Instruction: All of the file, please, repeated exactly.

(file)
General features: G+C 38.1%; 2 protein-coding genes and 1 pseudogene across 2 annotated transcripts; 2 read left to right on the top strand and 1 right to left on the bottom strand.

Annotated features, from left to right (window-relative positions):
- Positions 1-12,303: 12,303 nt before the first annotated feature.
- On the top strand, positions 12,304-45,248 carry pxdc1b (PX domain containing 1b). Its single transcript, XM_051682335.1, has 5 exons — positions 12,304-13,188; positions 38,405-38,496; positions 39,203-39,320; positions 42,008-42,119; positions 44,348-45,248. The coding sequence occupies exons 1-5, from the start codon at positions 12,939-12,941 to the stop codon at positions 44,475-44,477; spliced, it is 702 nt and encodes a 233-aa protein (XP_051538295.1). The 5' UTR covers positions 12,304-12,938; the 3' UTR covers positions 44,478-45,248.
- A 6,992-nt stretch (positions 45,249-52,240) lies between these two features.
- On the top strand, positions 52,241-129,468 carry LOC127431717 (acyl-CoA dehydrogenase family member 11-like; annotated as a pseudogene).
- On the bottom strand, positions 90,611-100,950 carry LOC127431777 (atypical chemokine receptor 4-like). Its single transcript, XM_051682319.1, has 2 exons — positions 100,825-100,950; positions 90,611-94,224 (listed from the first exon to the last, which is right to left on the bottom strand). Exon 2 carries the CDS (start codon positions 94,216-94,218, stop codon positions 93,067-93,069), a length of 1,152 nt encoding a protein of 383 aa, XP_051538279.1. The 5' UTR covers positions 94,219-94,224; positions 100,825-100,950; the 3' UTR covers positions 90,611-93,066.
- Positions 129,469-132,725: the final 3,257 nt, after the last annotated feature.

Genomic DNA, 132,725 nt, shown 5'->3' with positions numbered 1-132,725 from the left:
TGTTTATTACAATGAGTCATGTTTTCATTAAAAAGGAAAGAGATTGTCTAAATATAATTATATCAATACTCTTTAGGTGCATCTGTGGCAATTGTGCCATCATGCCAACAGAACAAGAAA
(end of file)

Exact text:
General features: G+C 38.1%; 2 protein-coding genes and 1 pseudogene across 2 annotated transcripts; 2 read left to right on the top strand and 1 right to left on the bottom strand.

Annotated features, from left to right (window-relative positions):
- Positions 1-12,303: 12,303 nt before the first annotated feature.
- On the top strand, positions 12,304-45,248 carry pxdc1b (PX domain containing 1b). Its single transcript, XM_051682335.1, has 5 exons — positions 12,304-13,188; positions 38,405-38,496; positions 39,203-39,320; positions 42,008-42,119; positions 44,348-45,248. The coding sequence occupies exons 1-5, from the start codon at positions 12,939-12,941 to the stop codon at positions 44,475-44,477; spliced, it is 702 nt and encodes a 233-aa protein (XP_051538295.1). The 5' UTR covers positions 12,304-12,938; the 3' UTR covers positions 44,478-45,248.
- A 6,992-nt stretch (positions 45,249-52,240) lies between these two features.
- On the top strand, positions 52,241-129,468 carry LOC127431717 (acyl-CoA dehydrogenase family member 11-like; annotated as a pseudogene).
- On the bottom strand, positions 90,611-100,950 carry LOC127431777 (atypical chemokine receptor 4-like). Its single transcript, XM_051682319.1, has 2 exons — positions 100,825-100,950; positions 90,611-94,224 (listed from the first exon to the last, which is right to left on the bottom strand). Exon 2 carries the CDS (start codon positions 94,216-94,218, stop codon positions 93,067-93,069), a length of 1,152 nt encoding a protein of 383 aa, XP_051538279.1. The 5' UTR covers positions 94,219-94,224; positions 100,825-100,950; the 3' UTR covers positions 90,611-93,066.
- Positions 129,469-132,725: the final 3,257 nt, after the last annotated feature.

Genomic DNA, 132,725 nt, shown 5'->3' with positions numbered 1-132,725 from the left:
TGTTTATTACAATGAGTCATGTTTTCATTAAAAAGGAAAGAGATTGTCTAAATATAATTATATCAATACTCTTTAGGTGCATCTGTGGCAATTGTGCCATCATGCCAACAGAACAAGAAA